I can’t tell you how to write a good poem.
As a poet, I am pretty terrible myself.
So, I can’t really tell you how to do it.
I am, however, an expert on how NOT to write a good poem.
A truly terrible poem might begin with an over-extended metaphor.
It might begin by saying, “A poem is like a fairy tale, filmed in black and white on 35 mm film stock, with Orson Wells as the director.”
And for the meat of the poem, you use details about the fairy acrobats having an accident on the trapeze, and the circus train derails and has a terrible accident, and the clown never takes his makeup off because he’s on the run from the police… and you totally forget that the movie “The Greatest Show on Earth” was directed by Cecil B. DeMille and filmed in color.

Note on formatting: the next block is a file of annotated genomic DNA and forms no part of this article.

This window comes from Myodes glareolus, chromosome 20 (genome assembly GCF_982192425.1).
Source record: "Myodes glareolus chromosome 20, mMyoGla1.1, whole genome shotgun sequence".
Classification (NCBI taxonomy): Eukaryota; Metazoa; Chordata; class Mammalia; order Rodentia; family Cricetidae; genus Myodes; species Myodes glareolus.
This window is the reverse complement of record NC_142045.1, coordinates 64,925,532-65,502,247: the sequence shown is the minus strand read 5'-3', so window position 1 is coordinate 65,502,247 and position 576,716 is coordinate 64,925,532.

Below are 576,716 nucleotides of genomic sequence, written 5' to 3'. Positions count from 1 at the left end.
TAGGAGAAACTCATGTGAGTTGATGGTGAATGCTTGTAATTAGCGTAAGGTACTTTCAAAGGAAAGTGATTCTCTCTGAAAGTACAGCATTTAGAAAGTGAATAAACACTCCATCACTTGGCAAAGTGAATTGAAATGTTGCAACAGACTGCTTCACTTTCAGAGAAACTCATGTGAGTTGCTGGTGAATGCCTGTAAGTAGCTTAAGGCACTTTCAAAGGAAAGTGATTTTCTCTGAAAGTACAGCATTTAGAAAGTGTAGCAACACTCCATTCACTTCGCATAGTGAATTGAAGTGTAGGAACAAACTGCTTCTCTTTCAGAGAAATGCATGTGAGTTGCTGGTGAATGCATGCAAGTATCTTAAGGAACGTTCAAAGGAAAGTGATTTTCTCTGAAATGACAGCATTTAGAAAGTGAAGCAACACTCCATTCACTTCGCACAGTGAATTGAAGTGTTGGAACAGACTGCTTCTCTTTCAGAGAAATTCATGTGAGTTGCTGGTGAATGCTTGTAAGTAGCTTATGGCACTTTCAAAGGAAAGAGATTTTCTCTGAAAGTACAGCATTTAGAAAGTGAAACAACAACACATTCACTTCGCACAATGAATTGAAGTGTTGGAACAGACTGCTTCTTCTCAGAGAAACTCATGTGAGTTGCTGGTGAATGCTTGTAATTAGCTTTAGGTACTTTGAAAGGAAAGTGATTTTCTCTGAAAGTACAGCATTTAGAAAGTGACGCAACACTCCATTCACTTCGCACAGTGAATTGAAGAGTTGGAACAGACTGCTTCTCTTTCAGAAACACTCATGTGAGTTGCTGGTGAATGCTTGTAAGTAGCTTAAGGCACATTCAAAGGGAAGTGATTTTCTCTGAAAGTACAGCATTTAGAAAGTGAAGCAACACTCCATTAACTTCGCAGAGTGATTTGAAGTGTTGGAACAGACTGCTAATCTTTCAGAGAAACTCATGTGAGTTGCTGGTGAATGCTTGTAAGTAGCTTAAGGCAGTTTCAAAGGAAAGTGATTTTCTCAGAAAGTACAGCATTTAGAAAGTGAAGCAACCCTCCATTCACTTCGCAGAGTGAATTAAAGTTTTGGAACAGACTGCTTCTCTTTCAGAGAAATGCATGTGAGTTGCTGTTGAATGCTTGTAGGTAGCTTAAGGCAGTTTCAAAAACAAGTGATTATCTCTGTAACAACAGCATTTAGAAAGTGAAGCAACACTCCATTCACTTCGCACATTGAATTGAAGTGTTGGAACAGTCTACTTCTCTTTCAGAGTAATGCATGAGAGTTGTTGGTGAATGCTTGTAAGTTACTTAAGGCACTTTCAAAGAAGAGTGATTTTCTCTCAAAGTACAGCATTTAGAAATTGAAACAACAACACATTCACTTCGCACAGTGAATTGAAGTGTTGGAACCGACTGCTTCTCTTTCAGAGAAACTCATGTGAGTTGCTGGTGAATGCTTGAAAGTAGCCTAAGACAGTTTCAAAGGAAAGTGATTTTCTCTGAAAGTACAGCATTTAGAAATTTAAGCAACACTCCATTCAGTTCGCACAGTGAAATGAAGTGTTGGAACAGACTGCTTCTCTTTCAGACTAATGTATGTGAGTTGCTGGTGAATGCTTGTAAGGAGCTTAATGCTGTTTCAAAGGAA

And you have a tendency to “squinch” the rhymes, rhyming “good” with “food” and “dud” with “odd,” and at the same time you put trochaic warts all over the iambic pentameter because as a poet you are not William Shakespeare, and you are not even Buddy Rich because the rhythm sounds more like banging trashcan lids than drumbeats.
In the middle of the poem somewhere it suddenly becomes free verse without a rhyme scheme or reason for the change. And the theme circles back on itself and does a pretzel twist with no logic to salt it with.
And you are a terrible poet like Mickey because, when you write a poem you don’t realize;
the gemstone at the center of your poem must go from your mind, to pen, to paper, to eye of the reader, to mind… and finally to heart…
And the blaze of its beauty must be strong enough to resonate…
and be able to SHAKE THE BONES OF THE UNIVERSE.
And you can’t do it because you don’t even get the irony of that rule.